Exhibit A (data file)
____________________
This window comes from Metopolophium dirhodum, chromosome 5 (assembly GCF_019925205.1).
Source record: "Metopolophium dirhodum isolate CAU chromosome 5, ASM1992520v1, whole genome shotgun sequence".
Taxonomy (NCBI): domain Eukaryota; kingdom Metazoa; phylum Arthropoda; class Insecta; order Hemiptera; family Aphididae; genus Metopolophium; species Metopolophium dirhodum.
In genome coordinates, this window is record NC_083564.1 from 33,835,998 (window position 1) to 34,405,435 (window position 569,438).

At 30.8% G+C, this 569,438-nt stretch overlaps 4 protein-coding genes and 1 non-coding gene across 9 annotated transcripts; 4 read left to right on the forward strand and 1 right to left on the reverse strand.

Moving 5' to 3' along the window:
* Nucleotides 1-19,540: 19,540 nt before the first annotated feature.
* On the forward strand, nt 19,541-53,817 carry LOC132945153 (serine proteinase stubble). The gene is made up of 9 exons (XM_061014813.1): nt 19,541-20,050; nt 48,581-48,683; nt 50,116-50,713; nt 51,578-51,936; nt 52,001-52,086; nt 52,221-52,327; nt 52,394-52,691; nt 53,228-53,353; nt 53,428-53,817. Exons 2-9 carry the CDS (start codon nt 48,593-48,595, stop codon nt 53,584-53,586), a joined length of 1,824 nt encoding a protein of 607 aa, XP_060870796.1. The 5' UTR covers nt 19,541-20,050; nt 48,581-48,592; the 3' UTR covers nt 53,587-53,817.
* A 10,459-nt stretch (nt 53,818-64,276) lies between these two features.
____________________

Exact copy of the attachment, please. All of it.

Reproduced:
This window comes from Metopolophium dirhodum, chromosome 5 (assembly GCF_019925205.1).
Source record: "Metopolophium dirhodum isolate CAU chromosome 5, ASM1992520v1, whole genome shotgun sequence".
Taxonomy (NCBI): domain Eukaryota; kingdom Metazoa; phylum Arthropoda; class Insecta; order Hemiptera; family Aphididae; genus Metopolophium; species Metopolophium dirhodum.
In genome coordinates, this window is record NC_083564.1 from 33,835,998 (window position 1) to 34,405,435 (window position 569,438).

At 30.8% G+C, this 569,438-nt stretch overlaps 4 protein-coding genes and 1 non-coding gene across 9 annotated transcripts; 4 read left to right on the forward strand and 1 right to left on the reverse strand.

Moving 5' to 3' along the window:
* Nucleotides 1-19,540: 19,540 nt before the first annotated feature.
* On the forward strand, nt 19,541-53,817 carry LOC132945153 (serine proteinase stubble). The gene is made up of 9 exons (XM_061014813.1): nt 19,541-20,050; nt 48,581-48,683; nt 50,116-50,713; nt 51,578-51,936; nt 52,001-52,086; nt 52,221-52,327; nt 52,394-52,691; nt 53,228-53,353; nt 53,428-53,817. Exons 2-9 carry the CDS (start codon nt 48,593-48,595, stop codon nt 53,584-53,586), a joined length of 1,824 nt encoding a protein of 607 aa, XP_060870796.1. The 5' UTR covers nt 19,541-20,050; nt 48,581-48,592; the 3' UTR covers nt 53,587-53,817.
* A 10,459-nt stretch (nt 53,818-64,276) lies between these two features.